A Complete Guide to the Rock of Gibraltar

Nobody visits The British territory without planning a visit to the Rock of Gibraltar! It’s the definition of the territory and being the main attraction, it’s what lure tourists the most into visiting. The 426m high rock is declared as a nature reserve and as you probably know, it’s home to Europe’s most famous monkeys: The Barbary Macaques, around 300 of them!

The Rock of Gibraltar

How do you Get to the Rock of Gibraltar?

The Rock of Gibraltar is visible from anywhere, both Spain and Gibraltar. Accommodation is pretty expensive in Gibraltar, but despite that, there is one way to score cheap accommodation. Your adventure will have to start at the Spain-Gibraltar border. The crossing is not a big issue. Always have your passport along with your ID card with you, just in case you end up doing what we did! Try to plan your crossing in or out of the territory at the time when one of the planes lands on the Gibraltar runway. It’s just spectacular to see!

Taking the Cable Car or Hiking it?

Hiking it! Duh! It’s free. Well, kind of. You’ll still need the admission ticket – but still, it’s much cheaper! As you can imagine, the cable car was too expensive for us, and to be completely honest, it would have made the activity too short. There is more than one way to hike up. We went to take on the route starting from the Jewish Cemetery and that’s for two reasons:

Firstly, right at the starting point, there are the famous ‘Mediterranean Steps’ which will take you up to the highest point – O’Hara’s Batteries. Prepare your feet and knees for some serious stair climbing, but it’s a beautiful scenic route portraying both Europe and Africa. The second reason was that the Jewish Cemetery stands on the far side of the Rock of Gibraltar. Therefore, by walking to where the monkeys are mostly gathered, you would have covered most parts of the natural reserve.

The Jewish Cemetery is situated on the far side on the peninsula, but luckily bus number 2 goes directly there passing through Glacis Road. That’s just a 10-minute walk from the border. Unfortunately, Google Maps is not equipped with all of Gibraltar’s bus routes, so you’ll have to take our word for it. Sit tight, stop at North Gorge bus stop and walk towards the Jewish Cemetery. Here is the bus network map, like old times.

Points of Interest Around The Rock of Gibraltar

O’Hara’s Batteries

Found at the endpoint of the Mediterranean steps,  this is an artillery battery at the highest point of the Rock of Gibraltar. It was constructed in 1890 and was in use during World War II. It was last fired during training exercises in 1976, a great part of Gibraltarian history!

Skywalk

Standing 340m directly above sea level, Gibraltar’s Skywalk offers breath-taking 360º views spanning three countries and two continents. The Skywalk’s floor is made up of layers of laminated glass, around 4.2cm in thickness. Amazingly enough, it is designed to withstand the weight of 5 Asian elephants, or 340 people, standing on it at the same time. However, for obvious safety reasons, visitors are limited to a maximum of 50 at a time. But still, 5 elephants sitting on glass would be impressive!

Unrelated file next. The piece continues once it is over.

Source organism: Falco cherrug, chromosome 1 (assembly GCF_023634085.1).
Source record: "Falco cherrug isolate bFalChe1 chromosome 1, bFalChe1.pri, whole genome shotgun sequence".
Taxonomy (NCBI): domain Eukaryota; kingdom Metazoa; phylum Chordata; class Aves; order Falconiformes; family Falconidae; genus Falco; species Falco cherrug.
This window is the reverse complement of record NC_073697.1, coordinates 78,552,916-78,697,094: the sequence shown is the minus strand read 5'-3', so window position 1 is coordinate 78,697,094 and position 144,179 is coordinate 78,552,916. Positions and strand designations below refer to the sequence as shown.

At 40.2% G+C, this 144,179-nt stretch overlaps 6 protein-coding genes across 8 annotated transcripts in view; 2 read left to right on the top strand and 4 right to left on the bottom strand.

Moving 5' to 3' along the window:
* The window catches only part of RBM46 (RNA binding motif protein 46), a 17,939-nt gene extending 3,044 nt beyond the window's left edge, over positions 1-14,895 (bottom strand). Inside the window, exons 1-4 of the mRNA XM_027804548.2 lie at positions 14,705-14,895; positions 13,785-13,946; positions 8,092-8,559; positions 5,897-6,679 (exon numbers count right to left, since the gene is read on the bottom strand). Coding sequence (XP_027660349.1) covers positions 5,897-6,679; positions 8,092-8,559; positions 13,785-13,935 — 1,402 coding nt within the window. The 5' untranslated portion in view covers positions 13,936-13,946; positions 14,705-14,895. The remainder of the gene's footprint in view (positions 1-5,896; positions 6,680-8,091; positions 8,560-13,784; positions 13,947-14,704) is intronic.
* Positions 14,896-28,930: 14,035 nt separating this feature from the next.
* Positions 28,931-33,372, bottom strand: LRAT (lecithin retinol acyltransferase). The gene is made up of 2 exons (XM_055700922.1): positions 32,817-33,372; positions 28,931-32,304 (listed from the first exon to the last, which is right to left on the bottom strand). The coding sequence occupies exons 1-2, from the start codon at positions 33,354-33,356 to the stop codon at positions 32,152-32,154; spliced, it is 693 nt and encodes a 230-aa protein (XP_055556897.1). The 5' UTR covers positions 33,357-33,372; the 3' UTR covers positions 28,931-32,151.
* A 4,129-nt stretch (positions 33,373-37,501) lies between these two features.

View from the Skywalk. Music: https://www.bensound.com

The Monkey Feeding Station

This is where the daily feeding of the monkeys takes place, although we just spotted one monkey and a ton of food leftovers when we walked by. It’s like she was late for the party!

The Rock of Gibraltar

What’s more important at this location is the stairs back down. After visiting the monkeys at the top station (scroll down), one can climb down through the stairs at the feeding station. Just keep following the path and it will take you into town, which is much closer to the border than going back to the hike’s starting point.

Cable Car Top Station

This is where the cable car would have stopped you, and it’s where most of the monkey action is taking place. The Barbary Macaques are scattered all around the Rock, but here is where you’ll find them in large numbers. It’s an amazing experience as it’s not common to have free-roaming monkeys around you anywhere in Europe. Something similar we experienced was on Koh Phi Phi island in Thailand, but gotta say, those Asian monkeys are way harder to deal with. They’re just bad*ss!

Monkeys on the Rock of Gibraltar: To Touch or Not to Touch?

Every responsible website will tell you not to. We advise that too since after all, these are indeed wild animals. BUT, if one of them decides to jump on top of your head, or else the temptation gets the better of you, these are our tips.

  • DO NOT climb up the Rock of Gibraltar with stuff that’s easy to be grabbed such as sunglasses, handbags, visible food, etc.
  • DO NOT make any subtle movements. Even if a monkey jumps on your head or shoulder, making an instant movement will give it the idea that you’re trying to attack and this can result in a nasty bite. Instead, keep calm and let it do its thing.
  • DO NOT feed the monkeys. The monkeys are fed daily around the Rock, on a specific diet to keep them healthy. Besides, you could be fined. HOWEVER, having something small in your pockets to trade with them just in case they grab something from you wouldn’t hurt either!

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